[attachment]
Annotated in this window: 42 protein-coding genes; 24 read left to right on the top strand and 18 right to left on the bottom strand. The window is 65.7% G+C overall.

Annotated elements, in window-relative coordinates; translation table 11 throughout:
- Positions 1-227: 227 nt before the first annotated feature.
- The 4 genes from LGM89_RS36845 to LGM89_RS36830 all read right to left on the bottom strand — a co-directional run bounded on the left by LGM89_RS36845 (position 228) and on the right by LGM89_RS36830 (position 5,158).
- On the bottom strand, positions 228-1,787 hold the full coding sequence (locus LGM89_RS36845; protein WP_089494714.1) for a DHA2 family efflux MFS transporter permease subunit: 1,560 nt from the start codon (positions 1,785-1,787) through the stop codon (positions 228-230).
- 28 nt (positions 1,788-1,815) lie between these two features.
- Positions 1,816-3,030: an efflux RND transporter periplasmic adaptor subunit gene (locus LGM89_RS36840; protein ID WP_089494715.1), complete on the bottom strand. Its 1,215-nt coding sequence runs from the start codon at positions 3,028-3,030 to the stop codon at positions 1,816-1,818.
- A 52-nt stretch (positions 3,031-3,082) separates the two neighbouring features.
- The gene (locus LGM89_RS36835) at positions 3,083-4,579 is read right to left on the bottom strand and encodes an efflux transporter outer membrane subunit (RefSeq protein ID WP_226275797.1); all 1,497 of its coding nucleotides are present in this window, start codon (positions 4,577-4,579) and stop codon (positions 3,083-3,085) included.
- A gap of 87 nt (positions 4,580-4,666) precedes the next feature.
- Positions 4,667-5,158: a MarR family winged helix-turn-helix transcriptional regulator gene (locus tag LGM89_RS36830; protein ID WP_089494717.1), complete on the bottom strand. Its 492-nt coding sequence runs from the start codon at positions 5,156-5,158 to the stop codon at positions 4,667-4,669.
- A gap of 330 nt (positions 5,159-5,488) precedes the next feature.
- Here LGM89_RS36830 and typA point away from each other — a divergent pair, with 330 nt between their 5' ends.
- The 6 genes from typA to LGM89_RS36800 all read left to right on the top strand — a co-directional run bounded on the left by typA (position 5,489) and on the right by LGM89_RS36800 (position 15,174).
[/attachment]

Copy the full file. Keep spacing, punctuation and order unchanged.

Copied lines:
Annotated in this window: 42 protein-coding genes; 24 read left to right on the top strand and 18 right to left on the bottom strand. The window is 65.7% G+C overall.

Annotated elements, in window-relative coordinates; translation table 11 throughout:
- Positions 1-227: 227 nt before the first annotated feature.
- The 4 genes from LGM89_RS36845 to LGM89_RS36830 all read right to left on the bottom strand — a co-directional run bounded on the left by LGM89_RS36845 (position 228) and on the right by LGM89_RS36830 (position 5,158).
- On the bottom strand, positions 228-1,787 hold the full coding sequence (locus LGM89_RS36845; protein WP_089494714.1) for a DHA2 family efflux MFS transporter permease subunit: 1,560 nt from the start codon (positions 1,785-1,787) through the stop codon (positions 228-230).
- 28 nt (positions 1,788-1,815) lie between these two features.
- Positions 1,816-3,030: an efflux RND transporter periplasmic adaptor subunit gene (locus LGM89_RS36840; protein ID WP_089494715.1), complete on the bottom strand. Its 1,215-nt coding sequence runs from the start codon at positions 3,028-3,030 to the stop codon at positions 1,816-1,818.
- A 52-nt stretch (positions 3,031-3,082) separates the two neighbouring features.
- The gene (locus LGM89_RS36835) at positions 3,083-4,579 is read right to left on the bottom strand and encodes an efflux transporter outer membrane subunit (RefSeq protein ID WP_226275797.1); all 1,497 of its coding nucleotides are present in this window, start codon (positions 4,577-4,579) and stop codon (positions 3,083-3,085) included.
- A gap of 87 nt (positions 4,580-4,666) precedes the next feature.
- Positions 4,667-5,158: a MarR family winged helix-turn-helix transcriptional regulator gene (locus tag LGM89_RS36830; protein ID WP_089494717.1), complete on the bottom strand. Its 492-nt coding sequence runs from the start codon at positions 5,156-5,158 to the stop codon at positions 4,667-4,669.
- A gap of 330 nt (positions 5,159-5,488) precedes the next feature.
- Here LGM89_RS36830 and typA point away from each other — a divergent pair, with 330 nt between their 5' ends.
- The 6 genes from typA to LGM89_RS36800 all read left to right on the top strand — a co-directional run bounded on the left by typA (position 5,489) and on the right by LGM89_RS36800 (position 15,174).